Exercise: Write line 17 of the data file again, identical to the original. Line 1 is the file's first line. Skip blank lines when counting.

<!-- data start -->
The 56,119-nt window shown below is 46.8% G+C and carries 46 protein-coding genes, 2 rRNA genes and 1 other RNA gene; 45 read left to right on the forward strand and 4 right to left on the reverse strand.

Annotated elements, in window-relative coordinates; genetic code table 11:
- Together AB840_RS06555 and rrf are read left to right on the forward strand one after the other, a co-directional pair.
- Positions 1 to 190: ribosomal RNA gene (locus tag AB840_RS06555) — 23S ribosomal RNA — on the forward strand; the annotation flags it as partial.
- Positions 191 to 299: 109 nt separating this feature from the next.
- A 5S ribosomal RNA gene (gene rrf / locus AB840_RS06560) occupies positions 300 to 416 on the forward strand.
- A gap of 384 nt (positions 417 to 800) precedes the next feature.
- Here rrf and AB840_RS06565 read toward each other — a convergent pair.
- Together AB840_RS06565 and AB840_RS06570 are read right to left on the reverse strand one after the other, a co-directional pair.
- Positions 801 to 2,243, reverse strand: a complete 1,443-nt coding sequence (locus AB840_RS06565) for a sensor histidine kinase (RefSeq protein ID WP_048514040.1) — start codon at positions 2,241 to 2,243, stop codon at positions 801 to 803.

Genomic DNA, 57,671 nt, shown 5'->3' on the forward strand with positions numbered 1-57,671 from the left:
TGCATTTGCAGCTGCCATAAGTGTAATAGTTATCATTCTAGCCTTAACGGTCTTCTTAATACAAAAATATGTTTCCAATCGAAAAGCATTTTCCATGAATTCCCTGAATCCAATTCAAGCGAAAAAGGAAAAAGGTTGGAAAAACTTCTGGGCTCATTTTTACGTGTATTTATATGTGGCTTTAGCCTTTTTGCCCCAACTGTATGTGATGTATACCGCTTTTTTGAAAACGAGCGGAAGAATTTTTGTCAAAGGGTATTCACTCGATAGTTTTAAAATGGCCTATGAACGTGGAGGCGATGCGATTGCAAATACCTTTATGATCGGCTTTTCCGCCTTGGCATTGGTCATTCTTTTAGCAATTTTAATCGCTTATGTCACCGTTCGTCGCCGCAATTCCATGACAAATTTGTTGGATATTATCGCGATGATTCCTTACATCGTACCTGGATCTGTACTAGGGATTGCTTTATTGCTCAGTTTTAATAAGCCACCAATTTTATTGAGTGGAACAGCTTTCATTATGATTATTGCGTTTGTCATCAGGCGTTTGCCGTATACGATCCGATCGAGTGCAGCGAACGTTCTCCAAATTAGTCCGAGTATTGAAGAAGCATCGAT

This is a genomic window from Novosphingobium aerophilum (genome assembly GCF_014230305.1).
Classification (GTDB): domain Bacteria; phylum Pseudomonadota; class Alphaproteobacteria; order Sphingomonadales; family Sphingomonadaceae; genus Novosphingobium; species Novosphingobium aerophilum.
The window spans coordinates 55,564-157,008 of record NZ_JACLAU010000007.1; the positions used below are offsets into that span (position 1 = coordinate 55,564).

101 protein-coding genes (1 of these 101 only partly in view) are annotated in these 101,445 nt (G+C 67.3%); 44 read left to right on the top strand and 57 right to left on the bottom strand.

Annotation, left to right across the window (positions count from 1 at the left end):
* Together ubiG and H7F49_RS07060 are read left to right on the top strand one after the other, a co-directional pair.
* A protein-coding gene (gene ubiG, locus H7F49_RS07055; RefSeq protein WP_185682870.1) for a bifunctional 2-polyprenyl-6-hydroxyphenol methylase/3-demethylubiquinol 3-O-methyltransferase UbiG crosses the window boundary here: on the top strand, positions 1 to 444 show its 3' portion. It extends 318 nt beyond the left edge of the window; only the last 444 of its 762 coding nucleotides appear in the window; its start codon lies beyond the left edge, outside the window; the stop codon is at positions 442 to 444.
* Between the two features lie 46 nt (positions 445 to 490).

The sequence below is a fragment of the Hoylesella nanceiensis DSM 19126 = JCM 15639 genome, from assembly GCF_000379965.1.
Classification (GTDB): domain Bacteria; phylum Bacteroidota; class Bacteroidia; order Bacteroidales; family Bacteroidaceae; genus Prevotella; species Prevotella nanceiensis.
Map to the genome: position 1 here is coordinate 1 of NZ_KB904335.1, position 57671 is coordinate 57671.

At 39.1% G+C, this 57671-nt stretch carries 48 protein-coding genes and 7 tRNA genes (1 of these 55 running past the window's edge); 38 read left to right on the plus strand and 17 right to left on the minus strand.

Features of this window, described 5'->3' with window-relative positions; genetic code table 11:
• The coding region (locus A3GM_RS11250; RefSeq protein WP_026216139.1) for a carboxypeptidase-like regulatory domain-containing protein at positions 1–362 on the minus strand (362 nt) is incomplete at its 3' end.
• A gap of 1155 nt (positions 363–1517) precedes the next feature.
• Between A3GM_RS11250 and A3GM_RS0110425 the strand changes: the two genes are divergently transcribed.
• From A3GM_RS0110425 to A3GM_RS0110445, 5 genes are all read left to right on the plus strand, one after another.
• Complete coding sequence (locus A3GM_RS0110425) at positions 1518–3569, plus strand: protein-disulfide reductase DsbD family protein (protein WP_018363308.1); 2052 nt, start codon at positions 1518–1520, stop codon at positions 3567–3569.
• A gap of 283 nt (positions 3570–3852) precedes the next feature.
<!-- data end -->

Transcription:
Annotation, left to right across the window (positions count from 1 at the left end):